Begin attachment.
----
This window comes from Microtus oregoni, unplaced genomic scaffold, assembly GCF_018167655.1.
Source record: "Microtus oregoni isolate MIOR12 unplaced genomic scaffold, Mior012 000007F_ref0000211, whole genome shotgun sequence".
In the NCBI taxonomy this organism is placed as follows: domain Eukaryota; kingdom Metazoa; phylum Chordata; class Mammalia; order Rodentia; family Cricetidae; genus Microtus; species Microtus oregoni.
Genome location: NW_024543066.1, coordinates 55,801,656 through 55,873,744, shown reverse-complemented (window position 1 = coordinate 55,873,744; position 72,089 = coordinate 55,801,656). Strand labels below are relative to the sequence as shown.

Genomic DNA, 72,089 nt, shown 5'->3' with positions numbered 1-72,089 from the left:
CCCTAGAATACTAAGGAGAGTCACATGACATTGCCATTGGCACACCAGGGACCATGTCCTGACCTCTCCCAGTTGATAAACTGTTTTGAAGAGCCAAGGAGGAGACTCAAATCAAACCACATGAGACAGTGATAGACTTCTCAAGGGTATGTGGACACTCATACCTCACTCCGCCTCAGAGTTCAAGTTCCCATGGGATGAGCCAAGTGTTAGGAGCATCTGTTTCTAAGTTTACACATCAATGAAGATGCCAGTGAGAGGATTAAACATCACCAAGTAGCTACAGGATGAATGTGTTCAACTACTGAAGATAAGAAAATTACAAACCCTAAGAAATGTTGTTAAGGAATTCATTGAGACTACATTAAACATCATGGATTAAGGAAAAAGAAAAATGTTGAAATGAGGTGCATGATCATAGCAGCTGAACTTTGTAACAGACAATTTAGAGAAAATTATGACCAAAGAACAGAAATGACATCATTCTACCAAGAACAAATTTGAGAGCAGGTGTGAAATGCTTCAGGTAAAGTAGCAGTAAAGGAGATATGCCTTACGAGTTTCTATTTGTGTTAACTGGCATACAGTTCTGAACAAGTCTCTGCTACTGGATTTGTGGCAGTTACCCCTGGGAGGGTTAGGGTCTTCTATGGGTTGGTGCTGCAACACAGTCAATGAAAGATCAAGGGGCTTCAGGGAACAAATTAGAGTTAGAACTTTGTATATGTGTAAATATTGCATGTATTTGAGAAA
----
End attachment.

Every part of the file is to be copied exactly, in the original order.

This window comes from Microtus oregoni, unplaced genomic scaffold, assembly GCF_018167655.1.
Source record: "Microtus oregoni isolate MIOR12 unplaced genomic scaffold, Mior012 000007F_ref0000211, whole genome shotgun sequence".
In the NCBI taxonomy this organism is placed as follows: domain Eukaryota; kingdom Metazoa; phylum Chordata; class Mammalia; order Rodentia; family Cricetidae; genus Microtus; species Microtus oregoni.
Genome location: NW_024543066.1, coordinates 55,801,656 through 55,873,744, shown reverse-complemented (window position 1 = coordinate 55,873,744; position 72,089 = coordinate 55,801,656). Strand labels below are relative to the sequence as shown.

Genomic DNA, 72,089 nt, shown 5'->3' with positions numbered 1-72,089 from the left:
CCCTAGAATACTAAGGAGAGTCACATGACATTGCCATTGGCACACCAGGGACCATGTCCTGACCTCTCCCAGTTGATAAACTGTTTTGAAGAGCCAAGGAGGAGACTCAAATCAAACCACATGAGACAGTGATAGACTTCTCAAGGGTATGTGGACACTCATACCTCACTCCGCCTCAGAGTTCAAGTTCCCATGGGATGAGCCAAGTGTTAGGAGCATCTGTTTCTAAGTTTACACATCAATGAAGATGCCAGTGAGAGGATTAAACATCACCAAGTAGCTACAGGATGAATGTGTTCAACTACTGAAGATAAGAAAATTACAAACCCTAAGAAATGTTGTTAAGGAATTCATTGAGACTACATTAAACATCATGGATTAAGGAAAAAGAAAAATGTTGAAATGAGGTGCATGATCATAGCAGCTGAACTTTGTAACAGACAATTTAGAGAAAATTATGACCAAAGAACAGAAATGACATCATTCTACCAAGAACAAATTTGAGAGCAGGTGTGAAATGCTTCAGGTAAAGTAGCAGTAAAGGAGATATGCCTTACGAGTTTCTATTTGTGTTAACTGGCATACAGTTCTGAACAAGTCTCTGCTACTGGATTTGTGGCAGTTACCCCTGGGAGGGTTAGGGTCTTCTATGGGTTGGTGCTGCAACACAGTCAATGAAAGATCAAGGGGCTTCAGGGAACAAATTAGAGTTAGAACTTTGTATATGTGTAAATATTGCATGTATTTGAGAAA